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IC Integrity Of Edge-Computing Processors: Meeting The Demands Of AI

Simulation-only verification is not enough to eliminate security weaknesses or vulnerabilities and can lead to critical bug escapes.

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If you ask most people, they would say that we’re living in an age of artificial intelligence (AI). But the reality is that we’re just getting started. The age of artificial intelligence is still in its infancy. So many of aspects of our lives involve technology but we’re still having to feed that technology or manually operate that technology in order get the results we want. Autonomous driving, IoT, and modern manufacturing all use AI to some extent, but the amount is still very small. Dependence on AI will continue to grow exponentially over the next few years, but in order for applications to meet the demands for more AI, the processors that drive them must evolve. These processors need to be able carry out crucial initial calculations and analyze massive amounts of data quickly and accurately. Being powerful isn’t enough. If AI is to become truly useful, the processors must also be reliable, robust, and trustworthy.

This is where the Scalable Infrastructure for Edge Computing (Scale4Edge) project comes in. This project is funded by the Federal Ministry of Education and Research of the German government under the ZuSE program. The ZuSE projects are intended to meet the urgent prevailing needs and future needs of AI user industries for high-performing, high integrity processors. In that effort, the specific Scale4Edge project is researching and working to create an ecosystem made up of development tools, IP blocks, accelerators, firmware, etc. to significantly reduce development time and costs for application-specific edge processors. The ecosystem will utilize the RISC-V instruction set architecture (ISA) for its scalability, flexibility, and cost-effective attributes. This, in turn, will give edge component providers a competitive advantage and allow them to develop high-quality edge devices quickly.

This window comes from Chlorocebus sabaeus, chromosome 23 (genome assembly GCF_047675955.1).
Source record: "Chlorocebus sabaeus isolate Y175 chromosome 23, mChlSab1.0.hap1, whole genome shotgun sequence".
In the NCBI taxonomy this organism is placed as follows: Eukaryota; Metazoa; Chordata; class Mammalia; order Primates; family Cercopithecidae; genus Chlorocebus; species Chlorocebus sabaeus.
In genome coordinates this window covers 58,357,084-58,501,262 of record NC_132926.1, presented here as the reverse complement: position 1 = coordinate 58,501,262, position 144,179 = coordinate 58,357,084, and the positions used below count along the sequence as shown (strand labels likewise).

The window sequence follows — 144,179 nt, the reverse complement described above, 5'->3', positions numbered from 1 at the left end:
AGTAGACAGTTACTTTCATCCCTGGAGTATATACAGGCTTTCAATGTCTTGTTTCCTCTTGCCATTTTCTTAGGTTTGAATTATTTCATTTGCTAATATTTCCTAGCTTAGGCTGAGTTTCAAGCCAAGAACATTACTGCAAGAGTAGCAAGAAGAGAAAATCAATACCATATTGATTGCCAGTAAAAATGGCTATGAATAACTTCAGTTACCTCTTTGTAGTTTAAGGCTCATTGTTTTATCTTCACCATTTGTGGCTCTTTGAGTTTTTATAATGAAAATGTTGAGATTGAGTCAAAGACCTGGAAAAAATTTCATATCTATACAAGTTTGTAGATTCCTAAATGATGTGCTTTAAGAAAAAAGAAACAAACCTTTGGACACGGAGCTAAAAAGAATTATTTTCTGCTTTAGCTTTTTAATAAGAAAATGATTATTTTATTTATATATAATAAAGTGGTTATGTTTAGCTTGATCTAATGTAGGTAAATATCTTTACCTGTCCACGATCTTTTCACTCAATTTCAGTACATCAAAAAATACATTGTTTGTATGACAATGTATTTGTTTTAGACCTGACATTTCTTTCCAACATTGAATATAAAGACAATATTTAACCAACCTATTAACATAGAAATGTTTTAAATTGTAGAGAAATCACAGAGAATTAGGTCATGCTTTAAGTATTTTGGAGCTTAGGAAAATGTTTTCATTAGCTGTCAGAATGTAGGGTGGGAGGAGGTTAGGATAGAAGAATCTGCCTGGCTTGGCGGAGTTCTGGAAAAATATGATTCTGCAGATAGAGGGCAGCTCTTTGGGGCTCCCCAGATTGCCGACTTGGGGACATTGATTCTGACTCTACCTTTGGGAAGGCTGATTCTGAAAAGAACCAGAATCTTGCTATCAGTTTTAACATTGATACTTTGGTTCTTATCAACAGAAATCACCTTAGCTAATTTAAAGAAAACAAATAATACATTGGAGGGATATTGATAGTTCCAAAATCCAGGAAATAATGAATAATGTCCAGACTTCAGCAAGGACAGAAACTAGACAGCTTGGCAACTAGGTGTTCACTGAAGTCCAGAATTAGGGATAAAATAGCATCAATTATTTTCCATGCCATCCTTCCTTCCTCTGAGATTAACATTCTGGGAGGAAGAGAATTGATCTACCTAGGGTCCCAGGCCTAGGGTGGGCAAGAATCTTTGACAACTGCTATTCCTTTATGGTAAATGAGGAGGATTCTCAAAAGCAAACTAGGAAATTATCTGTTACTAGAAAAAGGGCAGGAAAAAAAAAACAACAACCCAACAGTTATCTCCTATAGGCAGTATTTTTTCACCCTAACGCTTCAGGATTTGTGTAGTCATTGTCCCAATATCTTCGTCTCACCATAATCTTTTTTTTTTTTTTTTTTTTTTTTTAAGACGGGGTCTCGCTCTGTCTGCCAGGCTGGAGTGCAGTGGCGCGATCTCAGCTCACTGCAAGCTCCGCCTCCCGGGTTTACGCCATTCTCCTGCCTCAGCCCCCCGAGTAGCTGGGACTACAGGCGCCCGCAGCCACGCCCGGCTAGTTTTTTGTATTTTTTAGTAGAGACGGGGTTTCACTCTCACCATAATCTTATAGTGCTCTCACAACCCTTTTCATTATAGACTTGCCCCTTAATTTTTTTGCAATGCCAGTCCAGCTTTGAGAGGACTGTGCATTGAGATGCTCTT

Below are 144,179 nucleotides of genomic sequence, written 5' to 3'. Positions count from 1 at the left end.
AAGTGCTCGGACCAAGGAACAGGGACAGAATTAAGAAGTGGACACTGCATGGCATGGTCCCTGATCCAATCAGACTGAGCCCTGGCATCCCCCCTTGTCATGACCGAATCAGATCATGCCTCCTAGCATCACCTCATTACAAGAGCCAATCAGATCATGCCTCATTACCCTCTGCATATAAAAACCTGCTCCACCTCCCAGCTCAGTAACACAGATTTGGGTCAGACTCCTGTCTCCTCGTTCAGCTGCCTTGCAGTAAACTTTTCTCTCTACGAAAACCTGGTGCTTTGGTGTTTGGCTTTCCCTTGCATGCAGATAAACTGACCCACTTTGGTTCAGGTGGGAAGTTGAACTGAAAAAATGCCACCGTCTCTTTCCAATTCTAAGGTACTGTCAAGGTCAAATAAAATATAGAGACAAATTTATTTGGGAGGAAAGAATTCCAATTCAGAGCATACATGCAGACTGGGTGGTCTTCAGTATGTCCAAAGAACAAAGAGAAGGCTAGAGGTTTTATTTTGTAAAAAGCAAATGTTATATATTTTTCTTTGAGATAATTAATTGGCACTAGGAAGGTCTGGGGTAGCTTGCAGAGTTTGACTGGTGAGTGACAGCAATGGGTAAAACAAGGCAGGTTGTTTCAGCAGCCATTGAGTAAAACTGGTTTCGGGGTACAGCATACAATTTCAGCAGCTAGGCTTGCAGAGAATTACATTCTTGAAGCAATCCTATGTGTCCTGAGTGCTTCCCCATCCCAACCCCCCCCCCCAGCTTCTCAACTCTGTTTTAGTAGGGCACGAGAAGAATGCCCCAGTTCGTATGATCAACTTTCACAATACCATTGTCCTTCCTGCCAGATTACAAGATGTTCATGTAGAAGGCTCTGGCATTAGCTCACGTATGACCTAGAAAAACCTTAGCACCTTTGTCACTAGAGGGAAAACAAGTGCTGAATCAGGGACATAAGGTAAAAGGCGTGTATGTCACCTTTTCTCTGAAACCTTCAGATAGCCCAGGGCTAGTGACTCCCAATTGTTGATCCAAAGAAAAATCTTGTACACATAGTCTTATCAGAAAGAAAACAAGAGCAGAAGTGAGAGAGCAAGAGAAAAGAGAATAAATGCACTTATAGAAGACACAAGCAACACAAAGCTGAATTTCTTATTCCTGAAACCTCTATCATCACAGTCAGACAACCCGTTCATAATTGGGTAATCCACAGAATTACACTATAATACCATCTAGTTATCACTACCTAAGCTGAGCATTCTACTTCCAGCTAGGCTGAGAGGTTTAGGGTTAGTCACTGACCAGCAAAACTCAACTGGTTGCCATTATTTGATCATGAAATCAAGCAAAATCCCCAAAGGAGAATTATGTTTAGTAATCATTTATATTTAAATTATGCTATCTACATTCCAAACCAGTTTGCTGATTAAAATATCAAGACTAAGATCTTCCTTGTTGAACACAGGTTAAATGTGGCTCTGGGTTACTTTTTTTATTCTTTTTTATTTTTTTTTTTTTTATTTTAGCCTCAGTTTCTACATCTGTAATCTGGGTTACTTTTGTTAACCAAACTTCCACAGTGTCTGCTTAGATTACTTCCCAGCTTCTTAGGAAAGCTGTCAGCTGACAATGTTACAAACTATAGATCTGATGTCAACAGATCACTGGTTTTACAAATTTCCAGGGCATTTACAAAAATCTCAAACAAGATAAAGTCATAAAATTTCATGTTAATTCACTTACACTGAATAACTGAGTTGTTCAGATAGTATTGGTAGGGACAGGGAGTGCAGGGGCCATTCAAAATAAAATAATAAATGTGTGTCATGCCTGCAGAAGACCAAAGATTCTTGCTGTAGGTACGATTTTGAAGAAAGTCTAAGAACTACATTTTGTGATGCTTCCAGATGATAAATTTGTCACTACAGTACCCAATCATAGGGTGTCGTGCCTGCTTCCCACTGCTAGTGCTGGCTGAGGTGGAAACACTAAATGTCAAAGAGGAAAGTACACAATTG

OneSpin is honored to be part of this illustrious project and is working with a number of partners to assure the integrity of the RISC-V cores for the rapidly growing AI and industry 4.0 markets. Nothing will be left to chance as we’ll provide the verification solutions to exhaustively verify that the cores function as intended, are safe, trusted and secure. In the end, OneSpin’s solutions will be integrated into the Scale4Edge ecosystem.

The computing hardware being built must trusted and secure, meaning they are free of any weaknesses or vulnerabilities subject to nefarious attacks. These malicious actions can lead to dangerous consequences and interception of confidential information. Simulation-only verification, even if augmented by assertion checking, is not enough and can lead to critical bug escapes. Methods for detecting threatening bugs is usually left until the latter stages of design when a fix is much more expensive and time-consuming. The result is a significant impact to the product launch schedule. Furthermore, malicious hardware Trojans are usually not found by simulation-based verification approaches, because they are deliberately designed to hide themselves.